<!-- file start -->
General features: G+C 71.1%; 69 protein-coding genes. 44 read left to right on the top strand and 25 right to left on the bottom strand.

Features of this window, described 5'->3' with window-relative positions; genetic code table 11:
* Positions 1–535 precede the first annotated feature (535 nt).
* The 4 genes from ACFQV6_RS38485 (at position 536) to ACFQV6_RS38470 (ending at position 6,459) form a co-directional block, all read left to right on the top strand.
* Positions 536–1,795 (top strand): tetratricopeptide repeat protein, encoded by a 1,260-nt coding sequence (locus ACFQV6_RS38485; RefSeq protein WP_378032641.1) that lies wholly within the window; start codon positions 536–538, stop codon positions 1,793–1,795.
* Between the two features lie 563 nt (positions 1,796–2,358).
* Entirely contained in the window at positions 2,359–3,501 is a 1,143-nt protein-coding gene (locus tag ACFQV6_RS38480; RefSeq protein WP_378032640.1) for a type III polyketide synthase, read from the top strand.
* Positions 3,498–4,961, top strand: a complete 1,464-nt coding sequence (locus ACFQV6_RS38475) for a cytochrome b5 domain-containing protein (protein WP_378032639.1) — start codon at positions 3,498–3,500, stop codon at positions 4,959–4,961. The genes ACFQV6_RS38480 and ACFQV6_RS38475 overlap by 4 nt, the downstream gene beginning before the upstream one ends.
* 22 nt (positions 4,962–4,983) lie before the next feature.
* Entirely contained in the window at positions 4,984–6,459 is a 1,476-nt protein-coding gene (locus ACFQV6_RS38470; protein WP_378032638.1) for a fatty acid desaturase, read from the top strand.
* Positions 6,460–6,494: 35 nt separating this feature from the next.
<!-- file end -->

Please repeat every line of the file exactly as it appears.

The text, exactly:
General features: G+C 71.1%; 69 protein-coding genes. 44 read left to right on the top strand and 25 right to left on the bottom strand.

Features of this window, described 5'->3' with window-relative positions; genetic code table 11:
* Positions 1–535 precede the first annotated feature (535 nt).
* The 4 genes from ACFQV6_RS38485 (at position 536) to ACFQV6_RS38470 (ending at position 6,459) form a co-directional block, all read left to right on the top strand.
* Positions 536–1,795 (top strand): tetratricopeptide repeat protein, encoded by a 1,260-nt coding sequence (locus ACFQV6_RS38485; RefSeq protein WP_378032641.1) that lies wholly within the window; start codon positions 536–538, stop codon positions 1,793–1,795.
* Between the two features lie 563 nt (positions 1,796–2,358).
* Entirely contained in the window at positions 2,359–3,501 is a 1,143-nt protein-coding gene (locus tag ACFQV6_RS38480; RefSeq protein WP_378032640.1) for a type III polyketide synthase, read from the top strand.
* Positions 3,498–4,961, top strand: a complete 1,464-nt coding sequence (locus ACFQV6_RS38475) for a cytochrome b5 domain-containing protein (protein WP_378032639.1) — start codon at positions 3,498–3,500, stop codon at positions 4,959–4,961. The genes ACFQV6_RS38480 and ACFQV6_RS38475 overlap by 4 nt, the downstream gene beginning before the upstream one ends.
* 22 nt (positions 4,962–4,983) lie before the next feature.
* Entirely contained in the window at positions 4,984–6,459 is a 1,476-nt protein-coding gene (locus ACFQV6_RS38470; protein WP_378032638.1) for a fatty acid desaturase, read from the top strand.
* Positions 6,460–6,494: 35 nt separating this feature from the next.